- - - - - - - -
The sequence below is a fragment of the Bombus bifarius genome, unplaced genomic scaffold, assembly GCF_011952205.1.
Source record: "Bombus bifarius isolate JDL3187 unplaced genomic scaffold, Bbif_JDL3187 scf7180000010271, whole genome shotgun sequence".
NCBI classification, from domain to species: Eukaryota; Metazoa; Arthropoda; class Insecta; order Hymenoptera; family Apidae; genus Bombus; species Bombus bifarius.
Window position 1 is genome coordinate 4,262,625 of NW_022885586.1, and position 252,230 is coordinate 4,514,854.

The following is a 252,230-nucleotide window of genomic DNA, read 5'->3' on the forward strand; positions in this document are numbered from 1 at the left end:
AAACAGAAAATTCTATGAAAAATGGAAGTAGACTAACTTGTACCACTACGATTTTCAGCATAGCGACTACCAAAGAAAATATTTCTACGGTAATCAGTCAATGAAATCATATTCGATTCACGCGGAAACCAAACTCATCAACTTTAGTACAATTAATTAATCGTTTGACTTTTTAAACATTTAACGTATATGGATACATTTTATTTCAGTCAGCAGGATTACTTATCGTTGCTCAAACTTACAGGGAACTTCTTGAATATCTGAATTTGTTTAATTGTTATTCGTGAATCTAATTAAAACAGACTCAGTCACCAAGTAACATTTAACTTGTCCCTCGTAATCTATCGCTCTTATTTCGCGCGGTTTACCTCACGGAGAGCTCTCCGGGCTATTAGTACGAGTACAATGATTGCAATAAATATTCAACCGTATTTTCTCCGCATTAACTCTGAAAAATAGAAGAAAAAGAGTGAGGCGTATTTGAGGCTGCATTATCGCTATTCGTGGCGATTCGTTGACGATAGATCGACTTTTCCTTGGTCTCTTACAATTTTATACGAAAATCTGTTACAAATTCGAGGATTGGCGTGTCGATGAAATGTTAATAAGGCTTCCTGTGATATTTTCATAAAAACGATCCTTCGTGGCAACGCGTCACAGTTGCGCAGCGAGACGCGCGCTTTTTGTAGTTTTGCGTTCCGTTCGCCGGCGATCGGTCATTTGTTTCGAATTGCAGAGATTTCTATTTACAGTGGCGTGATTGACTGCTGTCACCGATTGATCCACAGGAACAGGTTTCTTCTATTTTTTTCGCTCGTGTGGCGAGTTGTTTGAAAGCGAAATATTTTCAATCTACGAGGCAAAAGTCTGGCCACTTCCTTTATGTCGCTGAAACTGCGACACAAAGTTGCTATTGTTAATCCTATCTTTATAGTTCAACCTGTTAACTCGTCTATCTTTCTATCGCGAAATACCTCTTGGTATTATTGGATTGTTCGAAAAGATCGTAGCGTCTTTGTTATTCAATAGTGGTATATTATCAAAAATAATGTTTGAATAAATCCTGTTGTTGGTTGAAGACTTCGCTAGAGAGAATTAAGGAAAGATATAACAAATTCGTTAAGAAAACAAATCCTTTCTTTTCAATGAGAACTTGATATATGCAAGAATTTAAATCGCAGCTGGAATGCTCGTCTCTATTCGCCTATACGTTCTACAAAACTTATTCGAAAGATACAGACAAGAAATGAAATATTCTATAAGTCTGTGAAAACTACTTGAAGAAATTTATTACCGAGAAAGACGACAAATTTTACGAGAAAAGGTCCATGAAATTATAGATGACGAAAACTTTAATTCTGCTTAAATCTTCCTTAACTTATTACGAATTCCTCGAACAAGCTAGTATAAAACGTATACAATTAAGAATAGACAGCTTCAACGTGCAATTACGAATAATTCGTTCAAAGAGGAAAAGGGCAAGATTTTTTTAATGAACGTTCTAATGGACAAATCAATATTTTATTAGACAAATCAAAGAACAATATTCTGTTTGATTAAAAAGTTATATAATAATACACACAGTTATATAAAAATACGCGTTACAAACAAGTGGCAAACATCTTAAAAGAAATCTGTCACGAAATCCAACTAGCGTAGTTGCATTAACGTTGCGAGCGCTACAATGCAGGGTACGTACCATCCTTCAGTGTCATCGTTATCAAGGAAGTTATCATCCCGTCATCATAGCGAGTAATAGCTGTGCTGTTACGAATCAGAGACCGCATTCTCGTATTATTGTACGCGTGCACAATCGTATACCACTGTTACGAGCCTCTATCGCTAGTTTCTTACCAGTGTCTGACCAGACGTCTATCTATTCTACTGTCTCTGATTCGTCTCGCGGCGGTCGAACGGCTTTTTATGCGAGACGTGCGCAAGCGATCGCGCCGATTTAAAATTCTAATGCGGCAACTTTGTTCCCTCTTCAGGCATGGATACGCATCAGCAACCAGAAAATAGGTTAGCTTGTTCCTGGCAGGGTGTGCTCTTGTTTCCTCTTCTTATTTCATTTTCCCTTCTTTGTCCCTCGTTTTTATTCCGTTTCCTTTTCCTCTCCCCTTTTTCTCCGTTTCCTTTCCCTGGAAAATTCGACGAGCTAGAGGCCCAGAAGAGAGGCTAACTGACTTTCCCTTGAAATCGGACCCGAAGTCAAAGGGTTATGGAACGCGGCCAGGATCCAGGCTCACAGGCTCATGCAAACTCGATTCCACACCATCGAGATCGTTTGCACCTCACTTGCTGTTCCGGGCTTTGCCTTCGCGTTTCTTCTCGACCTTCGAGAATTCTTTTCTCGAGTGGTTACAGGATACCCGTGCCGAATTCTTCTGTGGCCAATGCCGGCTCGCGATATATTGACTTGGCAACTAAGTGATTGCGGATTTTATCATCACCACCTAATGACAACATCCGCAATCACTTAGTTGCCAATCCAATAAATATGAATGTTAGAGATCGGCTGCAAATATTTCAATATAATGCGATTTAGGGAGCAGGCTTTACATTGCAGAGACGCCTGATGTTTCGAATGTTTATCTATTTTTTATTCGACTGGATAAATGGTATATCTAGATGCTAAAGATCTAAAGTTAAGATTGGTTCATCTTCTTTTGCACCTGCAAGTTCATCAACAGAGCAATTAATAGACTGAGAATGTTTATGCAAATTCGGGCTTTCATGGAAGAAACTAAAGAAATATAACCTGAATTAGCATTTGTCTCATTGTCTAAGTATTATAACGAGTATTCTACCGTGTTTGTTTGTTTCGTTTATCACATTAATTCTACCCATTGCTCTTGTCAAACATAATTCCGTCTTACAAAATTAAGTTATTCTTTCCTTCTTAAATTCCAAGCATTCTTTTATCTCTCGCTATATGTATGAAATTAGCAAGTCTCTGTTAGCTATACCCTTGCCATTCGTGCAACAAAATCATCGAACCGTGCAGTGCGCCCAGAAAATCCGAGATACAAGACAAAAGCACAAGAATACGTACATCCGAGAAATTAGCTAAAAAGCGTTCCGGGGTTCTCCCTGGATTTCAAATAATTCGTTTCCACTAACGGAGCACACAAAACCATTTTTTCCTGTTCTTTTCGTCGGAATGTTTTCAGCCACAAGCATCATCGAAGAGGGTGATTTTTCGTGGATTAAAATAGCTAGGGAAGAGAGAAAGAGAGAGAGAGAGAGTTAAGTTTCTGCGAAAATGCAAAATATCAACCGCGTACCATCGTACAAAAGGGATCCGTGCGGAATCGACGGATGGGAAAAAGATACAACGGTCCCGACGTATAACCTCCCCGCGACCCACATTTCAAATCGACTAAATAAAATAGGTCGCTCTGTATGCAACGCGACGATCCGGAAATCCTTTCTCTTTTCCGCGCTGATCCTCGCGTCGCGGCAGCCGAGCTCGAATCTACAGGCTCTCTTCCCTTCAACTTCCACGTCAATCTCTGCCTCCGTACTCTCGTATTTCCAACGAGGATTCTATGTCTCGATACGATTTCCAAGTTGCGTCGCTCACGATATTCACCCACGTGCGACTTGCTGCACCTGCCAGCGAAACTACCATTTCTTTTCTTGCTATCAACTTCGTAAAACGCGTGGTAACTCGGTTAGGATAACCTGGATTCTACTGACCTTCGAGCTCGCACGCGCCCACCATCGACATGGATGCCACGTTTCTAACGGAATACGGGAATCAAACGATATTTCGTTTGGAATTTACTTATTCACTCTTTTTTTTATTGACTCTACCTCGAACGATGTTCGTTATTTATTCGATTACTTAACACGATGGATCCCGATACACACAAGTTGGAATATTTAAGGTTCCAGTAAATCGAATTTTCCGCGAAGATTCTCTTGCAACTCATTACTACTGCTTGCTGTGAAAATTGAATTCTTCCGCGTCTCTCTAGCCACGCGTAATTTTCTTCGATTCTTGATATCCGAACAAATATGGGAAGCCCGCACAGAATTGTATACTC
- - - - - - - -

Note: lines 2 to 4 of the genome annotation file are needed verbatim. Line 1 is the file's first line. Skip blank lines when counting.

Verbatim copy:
Source record: "Bombus bifarius isolate JDL3187 unplaced genomic scaffold, Bbif_JDL3187 scf7180000010271, whole genome shotgun sequence".
NCBI classification, from domain to species: Eukaryota; Metazoa; Arthropoda; class Insecta; order Hymenoptera; family Apidae; genus Bombus; species Bombus bifarius.
Window position 1 is genome coordinate 4,262,625 of NW_022885586.1, and position 252,230 is coordinate 4,514,854.